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USS George Philip (FFG 12)

- decommissioned -

USS GEORGE PHILIP was the sixth ship in the OLIVER HAZARD PERRY - class and the fifth "short hull" version. GEORGE PHILIP was last homeported in San Diego, Calif., and was a member of the Naval Reserve Force. Decommissioned on March 13, 2003 and stricken from the Navy list on May 24, 2004, the ship spent the following years laid-up at Bremerton, Wash., awaiting a possible foreign military sale. However, on December 15, 2014, the GEORGE PHILIP was sold for scrapping to Southern Recycling of New Orleans, La. The ship arrived in Louisiana in June 2015 and was subsequently scrapped.

General Characteristics:Keel Laid: December 14, 1977
Launched: December 16, 1978
Commissioned: October 10, 1980
Decommissioned: March 15, 2003
Builder: Todd Pacific Shipyards Co., Los Angeles Division, San Pedro, Ca.
Propulsion system: two General Electric LM 2500 gas turbines, two 350 Horsepower Electric Drive Auxiliary Propulsion Units
Propellers: one
Blades on each Propeller: five
Length: 445 feet (133.5 meters)
Beam: 45 feet (13.5 meters)
Draft: 24,6 feet (7.5 meters)
Displacement: 4,100 tons
Speed: 28+ knots
Aircraft: one SH-2F (LAMPS 1)
Armament: one Mk 13 guided missile launcher (36 Standard (MR) and 4 Harpoon missiles), one Mk 75 76mm/62 caliber rapid firing gun, MK 32 ASW torpedo tubes (two triple mounts), one Phalanx CIWS
Crew: 17 Officers and 198 Enlisted

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Crew List:

This section contains the names of sailors who served aboard USS GEORGE PHILIP. It is no official listing but contains the names of sailors who submitted their information.

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USS GEORGE PHILIP Cruise Books and Pamphlets:

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About the Ship's Coat of Arms:

The Shield:

The dark blue and gold on the shield of the coat of arms are the colors traditionally associated with the Navy and are symbolic of the sea and excellence. The stars represent three Pacific Island campaigns -- the liberation of the Philippine Islands; the conquest of Iwo Jima; and the capture and occupation of Okinawa -- during which Commander Philip commanded USS TWIGGS (DD 591). The blue star, voided white, refers to the Silver Star awarded to Commander George Philip, Jr., for gallantry while serving aboard USS O'BANNON in the Solomon Islands. The wavy chevron suggests thrust and movement from a strong base that characterized the Pacific campaigns. The barbed and enflamed anchor symbolizes naval firepower and alludes to the Navy's progressive sweep through the Pacific Islands during World War II. It further typifies the capabilities of guided missile frigates.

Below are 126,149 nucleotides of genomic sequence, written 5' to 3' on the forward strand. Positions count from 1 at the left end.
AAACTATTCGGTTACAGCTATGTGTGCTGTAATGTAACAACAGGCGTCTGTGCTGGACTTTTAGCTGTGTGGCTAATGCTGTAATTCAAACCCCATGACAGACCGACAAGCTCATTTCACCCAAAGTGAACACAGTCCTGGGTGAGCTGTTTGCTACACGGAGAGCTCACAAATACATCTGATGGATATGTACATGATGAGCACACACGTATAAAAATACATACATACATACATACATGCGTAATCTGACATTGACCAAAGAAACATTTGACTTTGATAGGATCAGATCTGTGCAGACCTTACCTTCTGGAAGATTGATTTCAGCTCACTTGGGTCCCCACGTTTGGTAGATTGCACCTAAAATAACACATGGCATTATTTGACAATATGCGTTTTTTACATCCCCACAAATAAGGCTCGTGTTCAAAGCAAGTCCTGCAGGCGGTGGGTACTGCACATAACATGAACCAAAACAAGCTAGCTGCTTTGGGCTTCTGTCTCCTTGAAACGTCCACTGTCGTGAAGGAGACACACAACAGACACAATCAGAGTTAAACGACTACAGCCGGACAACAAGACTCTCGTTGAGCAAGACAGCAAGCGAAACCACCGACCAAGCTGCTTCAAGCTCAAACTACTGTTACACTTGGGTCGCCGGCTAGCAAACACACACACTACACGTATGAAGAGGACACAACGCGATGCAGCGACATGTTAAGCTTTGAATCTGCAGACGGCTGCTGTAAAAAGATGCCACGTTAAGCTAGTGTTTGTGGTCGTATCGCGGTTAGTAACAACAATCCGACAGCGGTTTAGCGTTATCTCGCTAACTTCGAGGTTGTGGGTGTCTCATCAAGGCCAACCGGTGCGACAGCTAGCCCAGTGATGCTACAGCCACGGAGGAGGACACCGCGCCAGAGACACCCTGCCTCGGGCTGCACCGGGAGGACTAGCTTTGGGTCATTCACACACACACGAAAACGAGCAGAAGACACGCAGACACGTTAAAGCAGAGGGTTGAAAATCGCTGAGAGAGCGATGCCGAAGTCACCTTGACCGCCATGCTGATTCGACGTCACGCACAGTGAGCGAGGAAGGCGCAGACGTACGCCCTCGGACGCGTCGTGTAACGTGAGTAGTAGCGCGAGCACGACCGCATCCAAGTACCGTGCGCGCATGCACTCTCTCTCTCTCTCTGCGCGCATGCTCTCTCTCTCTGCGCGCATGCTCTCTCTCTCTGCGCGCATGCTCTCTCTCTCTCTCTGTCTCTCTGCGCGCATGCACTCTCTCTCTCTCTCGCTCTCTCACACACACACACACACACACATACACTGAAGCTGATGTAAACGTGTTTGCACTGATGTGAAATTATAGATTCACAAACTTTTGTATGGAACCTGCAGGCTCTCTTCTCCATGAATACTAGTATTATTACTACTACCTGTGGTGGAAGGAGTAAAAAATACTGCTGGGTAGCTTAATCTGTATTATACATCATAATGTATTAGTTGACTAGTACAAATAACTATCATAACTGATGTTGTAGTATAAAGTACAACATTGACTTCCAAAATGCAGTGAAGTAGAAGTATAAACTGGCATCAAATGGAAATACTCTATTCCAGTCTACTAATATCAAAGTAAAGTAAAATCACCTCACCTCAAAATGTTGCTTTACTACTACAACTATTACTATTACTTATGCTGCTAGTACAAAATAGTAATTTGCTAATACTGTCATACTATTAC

The Crest:

The dark blue screwiest on the crest refers to the Navy Cross posthumously awarded to Commander Philip. He gave his life when his ship, USS TWIGGS, was damaged from a Japanese torpedo and kamikaze attack off Okinawa in June 1945. The fire bomb symbolizes military prowess. The laurel wreath symbolizes the victory in the Pacific for which Commander Philip gave his life and the great honor and respect he earned throughout his naval career.

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USS GEORGE PHILIP's Commanding Officers:

November 1980 - November 1982Commander James L. Turnbull
November 1982 - March 1985Captain Donald F. Berkebile
March 1985 - May 1987Commander Frank H. Tryon Jr.
May 1987 - June 1989Commander Thomas C. William Jr.
June 1989 - June 1991Commander Dennis L. Ryan III
June 1991 - February 1993Commander Alfred W. Mitchell
February 1993 - December 1994Commander Harold J. Flammang
December 1994 - October 1996Commander Robert A. Butt
October 1996 - April 1998Commander Scott A. Berg
April 1998 - November 1999Commander L. Hart Sebring